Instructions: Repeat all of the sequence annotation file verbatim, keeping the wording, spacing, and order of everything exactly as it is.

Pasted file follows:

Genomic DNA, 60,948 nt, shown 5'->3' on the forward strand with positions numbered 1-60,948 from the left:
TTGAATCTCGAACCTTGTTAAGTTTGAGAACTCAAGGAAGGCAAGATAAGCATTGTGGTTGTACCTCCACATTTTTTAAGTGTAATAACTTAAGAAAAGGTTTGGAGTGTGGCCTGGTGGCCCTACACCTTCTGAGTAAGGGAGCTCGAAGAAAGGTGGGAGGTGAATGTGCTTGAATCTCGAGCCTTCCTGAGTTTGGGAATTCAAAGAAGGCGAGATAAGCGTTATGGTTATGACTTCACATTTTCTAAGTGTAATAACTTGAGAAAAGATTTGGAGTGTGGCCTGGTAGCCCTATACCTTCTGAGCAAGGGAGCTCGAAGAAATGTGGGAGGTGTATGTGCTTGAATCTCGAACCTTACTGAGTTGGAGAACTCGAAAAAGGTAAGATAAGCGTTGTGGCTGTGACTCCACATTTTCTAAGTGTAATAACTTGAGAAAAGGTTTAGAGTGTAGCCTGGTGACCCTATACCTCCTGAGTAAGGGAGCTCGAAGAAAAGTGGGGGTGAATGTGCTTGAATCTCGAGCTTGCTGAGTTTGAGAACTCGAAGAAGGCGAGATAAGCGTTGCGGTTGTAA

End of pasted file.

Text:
Genomic DNA, 60,948 nt, shown 5'->3' on the forward strand with positions numbered 1-60,948 from the left:
TTGAATCTCGAACCTTGTTAAGTTTGAGAACTCAAGGAAGGCAAGATAAGCATTGTGGTTGTACCTCCACATTTTTTAAGTGTAATAACTTAAGAAAAGGTTTGGAGTGTGGCCTGGTGGCCCTACACCTTCTGAGTAAGGGAGCTCGAAGAAAGGTGGGAGGTGAATGTGCTTGAATCTCGAGCCTTCCTGAGTTTGGGAATTCAAAGAAGGCGAGATAAGCGTTATGGTTATGACTTCACATTTTCTAAGTGTAATAACTTGAGAAAAGATTTGGAGTGTGGCCTGGTAGCCCTATACCTTCTGAGCAAGGGAGCTCGAAGAAATGTGGGAGGTGTATGTGCTTGAATCTCGAACCTTACTGAGTTGGAGAACTCGAAAAAGGTAAGATAAGCGTTGTGGCTGTGACTCCACATTTTCTAAGTGTAATAACTTGAGAAAAGGTTTAGAGTGTAGCCTGGTGACCCTATACCTCCTGAGTAAGGGAGCTCGAAGAAAAGTGGGGGTGAATGTGCTTGAATCTCGAGCTTGCTGAGTTTGAGAACTCGAAGAAGGCGAGATAAGCGTTGCGGTTGTAA